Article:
Policy changes, like the Pregnant Workers Fairness Act are important, but aren’t enough. Another necessary part of the solution is ensuring women have access to the legal help they need to defend their rights. For low-income pregnant women who can’t afford a lawyer, the availability of civil legal aid is critical.
October 3, 2016
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Tags: Employment, Workers Rights
Organizations mentioned/involved: First Shift Justice Project
Pregnant women are forced out of the workforce every day. But fortunately for the pregnant restaurant worker and nursing assistant, they were able to fight back with legal help. In both cases, civil legal aid attorneys intervened with the employer, compelling the women’s bosses to respect the workplace rights of their employees.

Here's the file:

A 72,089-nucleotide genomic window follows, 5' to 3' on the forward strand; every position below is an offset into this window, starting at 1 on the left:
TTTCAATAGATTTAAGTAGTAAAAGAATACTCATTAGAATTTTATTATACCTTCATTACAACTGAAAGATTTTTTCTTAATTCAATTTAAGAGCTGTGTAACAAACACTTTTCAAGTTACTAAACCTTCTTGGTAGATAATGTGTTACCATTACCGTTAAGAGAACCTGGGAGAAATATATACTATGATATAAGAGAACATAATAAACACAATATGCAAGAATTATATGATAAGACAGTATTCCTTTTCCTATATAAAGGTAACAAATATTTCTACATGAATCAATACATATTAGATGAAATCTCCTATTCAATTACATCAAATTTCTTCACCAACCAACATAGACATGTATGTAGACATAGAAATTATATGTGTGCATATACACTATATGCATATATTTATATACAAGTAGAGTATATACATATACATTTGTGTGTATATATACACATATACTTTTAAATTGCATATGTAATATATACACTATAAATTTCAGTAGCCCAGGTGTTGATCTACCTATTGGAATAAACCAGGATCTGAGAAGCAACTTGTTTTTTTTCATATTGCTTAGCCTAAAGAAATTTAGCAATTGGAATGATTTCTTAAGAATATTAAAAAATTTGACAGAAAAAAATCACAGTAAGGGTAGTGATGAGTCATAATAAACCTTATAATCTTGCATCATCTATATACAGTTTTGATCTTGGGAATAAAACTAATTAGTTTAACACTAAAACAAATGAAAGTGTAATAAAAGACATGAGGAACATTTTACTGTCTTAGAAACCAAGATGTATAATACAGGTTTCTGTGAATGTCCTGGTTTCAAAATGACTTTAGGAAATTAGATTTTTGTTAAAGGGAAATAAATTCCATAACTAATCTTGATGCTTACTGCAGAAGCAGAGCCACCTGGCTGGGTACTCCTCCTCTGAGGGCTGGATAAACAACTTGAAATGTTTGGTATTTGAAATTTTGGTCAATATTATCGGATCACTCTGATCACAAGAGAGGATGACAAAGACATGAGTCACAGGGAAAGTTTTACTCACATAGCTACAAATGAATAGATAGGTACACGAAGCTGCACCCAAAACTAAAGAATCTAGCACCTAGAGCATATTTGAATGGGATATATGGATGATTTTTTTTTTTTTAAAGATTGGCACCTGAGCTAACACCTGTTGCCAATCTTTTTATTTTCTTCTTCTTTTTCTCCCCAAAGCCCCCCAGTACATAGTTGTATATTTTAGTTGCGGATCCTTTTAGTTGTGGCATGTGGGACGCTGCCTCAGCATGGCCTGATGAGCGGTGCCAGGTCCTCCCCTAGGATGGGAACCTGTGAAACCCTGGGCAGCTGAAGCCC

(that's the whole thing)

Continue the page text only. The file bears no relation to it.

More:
A major part of the solution is passing stronger laws and policies that protect pregnant employees from such abuse, such as the Pregnant Workers Fairness Act, which would provide women with a clear right to reasonable accommodations during pregnancy.
But new policies aren’t enough. For low-income pregnant women who can’t afford a lawyer, the availability of civil legal aid is critical.